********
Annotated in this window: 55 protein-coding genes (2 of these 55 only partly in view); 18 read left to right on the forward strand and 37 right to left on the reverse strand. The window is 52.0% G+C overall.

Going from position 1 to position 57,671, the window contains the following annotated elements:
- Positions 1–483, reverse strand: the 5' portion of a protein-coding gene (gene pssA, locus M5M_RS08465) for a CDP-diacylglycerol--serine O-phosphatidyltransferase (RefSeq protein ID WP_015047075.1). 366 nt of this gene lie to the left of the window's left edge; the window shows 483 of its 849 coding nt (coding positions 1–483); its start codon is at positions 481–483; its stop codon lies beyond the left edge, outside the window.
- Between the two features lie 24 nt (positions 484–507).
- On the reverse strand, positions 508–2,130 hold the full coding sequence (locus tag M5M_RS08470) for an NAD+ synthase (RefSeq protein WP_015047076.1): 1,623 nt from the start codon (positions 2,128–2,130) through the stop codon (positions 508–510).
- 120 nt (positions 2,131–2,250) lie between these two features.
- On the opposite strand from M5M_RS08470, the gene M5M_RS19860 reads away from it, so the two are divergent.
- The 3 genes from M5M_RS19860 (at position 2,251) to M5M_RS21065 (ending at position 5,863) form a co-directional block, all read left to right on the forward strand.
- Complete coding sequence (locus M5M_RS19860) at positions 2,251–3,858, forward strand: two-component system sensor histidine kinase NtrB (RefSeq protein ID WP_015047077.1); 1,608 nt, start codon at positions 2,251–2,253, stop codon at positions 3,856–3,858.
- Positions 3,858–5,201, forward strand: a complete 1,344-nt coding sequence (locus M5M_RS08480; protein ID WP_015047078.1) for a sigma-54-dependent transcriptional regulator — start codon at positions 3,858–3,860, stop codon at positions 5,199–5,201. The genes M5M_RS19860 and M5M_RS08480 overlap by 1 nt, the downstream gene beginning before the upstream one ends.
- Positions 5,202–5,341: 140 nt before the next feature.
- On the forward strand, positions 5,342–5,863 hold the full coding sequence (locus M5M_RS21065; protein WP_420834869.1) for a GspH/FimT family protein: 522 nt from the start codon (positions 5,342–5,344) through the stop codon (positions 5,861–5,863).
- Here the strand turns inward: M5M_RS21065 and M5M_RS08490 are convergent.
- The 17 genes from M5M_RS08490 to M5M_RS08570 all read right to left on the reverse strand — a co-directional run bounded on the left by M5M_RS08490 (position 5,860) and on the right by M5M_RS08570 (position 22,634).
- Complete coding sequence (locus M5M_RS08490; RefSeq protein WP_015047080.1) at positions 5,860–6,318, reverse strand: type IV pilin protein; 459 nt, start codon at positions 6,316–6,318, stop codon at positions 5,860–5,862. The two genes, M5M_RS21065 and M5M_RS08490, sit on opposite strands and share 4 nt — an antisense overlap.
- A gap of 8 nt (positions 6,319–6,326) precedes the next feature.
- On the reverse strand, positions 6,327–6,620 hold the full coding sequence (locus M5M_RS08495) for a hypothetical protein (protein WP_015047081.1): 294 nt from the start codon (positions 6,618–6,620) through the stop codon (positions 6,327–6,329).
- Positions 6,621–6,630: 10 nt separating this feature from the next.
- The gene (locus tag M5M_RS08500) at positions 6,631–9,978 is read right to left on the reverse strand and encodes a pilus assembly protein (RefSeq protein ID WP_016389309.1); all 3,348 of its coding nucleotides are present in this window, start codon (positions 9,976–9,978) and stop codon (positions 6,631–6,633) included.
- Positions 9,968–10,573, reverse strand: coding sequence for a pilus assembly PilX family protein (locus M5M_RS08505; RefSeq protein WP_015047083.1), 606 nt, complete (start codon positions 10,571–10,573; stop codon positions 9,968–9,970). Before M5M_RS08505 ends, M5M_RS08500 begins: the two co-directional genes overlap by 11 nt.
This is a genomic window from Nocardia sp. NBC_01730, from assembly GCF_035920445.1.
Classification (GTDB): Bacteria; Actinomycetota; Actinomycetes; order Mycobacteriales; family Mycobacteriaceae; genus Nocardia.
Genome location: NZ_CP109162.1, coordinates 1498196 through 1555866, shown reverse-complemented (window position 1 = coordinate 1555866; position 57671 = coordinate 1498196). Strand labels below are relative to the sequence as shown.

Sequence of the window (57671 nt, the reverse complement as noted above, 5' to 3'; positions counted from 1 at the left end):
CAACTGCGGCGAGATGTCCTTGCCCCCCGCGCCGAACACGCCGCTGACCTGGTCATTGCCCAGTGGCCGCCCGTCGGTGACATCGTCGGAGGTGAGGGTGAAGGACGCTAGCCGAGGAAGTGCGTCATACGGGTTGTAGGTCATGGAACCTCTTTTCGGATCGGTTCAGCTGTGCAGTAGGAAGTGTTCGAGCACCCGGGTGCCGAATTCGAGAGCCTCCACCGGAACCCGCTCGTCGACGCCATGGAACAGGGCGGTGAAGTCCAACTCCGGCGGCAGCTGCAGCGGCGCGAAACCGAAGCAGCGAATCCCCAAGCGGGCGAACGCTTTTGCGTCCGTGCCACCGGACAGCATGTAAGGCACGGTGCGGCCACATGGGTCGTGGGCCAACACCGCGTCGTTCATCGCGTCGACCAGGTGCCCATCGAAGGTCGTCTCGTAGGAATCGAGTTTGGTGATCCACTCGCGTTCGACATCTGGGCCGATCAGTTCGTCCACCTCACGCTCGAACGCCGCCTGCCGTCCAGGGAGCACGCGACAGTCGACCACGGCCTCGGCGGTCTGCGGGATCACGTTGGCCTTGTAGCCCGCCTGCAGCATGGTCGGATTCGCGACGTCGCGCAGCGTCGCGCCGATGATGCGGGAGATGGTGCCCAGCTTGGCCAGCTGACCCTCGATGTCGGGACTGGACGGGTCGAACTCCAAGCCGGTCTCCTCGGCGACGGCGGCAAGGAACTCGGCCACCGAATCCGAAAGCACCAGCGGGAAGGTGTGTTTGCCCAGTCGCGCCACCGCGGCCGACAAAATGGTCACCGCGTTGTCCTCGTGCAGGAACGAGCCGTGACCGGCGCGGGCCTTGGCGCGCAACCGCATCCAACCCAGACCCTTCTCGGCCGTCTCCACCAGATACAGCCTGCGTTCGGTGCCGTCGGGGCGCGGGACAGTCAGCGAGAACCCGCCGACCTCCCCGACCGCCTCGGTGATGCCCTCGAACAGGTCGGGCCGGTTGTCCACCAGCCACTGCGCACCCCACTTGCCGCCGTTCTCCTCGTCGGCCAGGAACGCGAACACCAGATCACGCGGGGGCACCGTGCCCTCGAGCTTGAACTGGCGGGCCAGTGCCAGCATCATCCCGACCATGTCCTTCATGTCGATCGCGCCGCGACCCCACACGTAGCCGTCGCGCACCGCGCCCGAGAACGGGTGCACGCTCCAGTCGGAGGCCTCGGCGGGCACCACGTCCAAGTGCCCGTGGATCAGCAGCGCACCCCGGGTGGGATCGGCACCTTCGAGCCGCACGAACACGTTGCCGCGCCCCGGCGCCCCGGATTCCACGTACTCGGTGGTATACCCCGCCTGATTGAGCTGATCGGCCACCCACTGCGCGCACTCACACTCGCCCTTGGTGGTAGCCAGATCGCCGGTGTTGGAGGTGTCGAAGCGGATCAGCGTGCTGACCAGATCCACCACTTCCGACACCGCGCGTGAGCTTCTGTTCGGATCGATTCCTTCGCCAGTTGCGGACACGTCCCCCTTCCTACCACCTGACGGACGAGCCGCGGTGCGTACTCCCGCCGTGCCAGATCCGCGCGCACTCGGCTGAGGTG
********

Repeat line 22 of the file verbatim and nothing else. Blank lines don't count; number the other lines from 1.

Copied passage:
Classification (GTDB): Bacteria; Actinomycetota; Actinomycetes; order Mycobacteriales; family Mycobacteriaceae; genus Nocardia.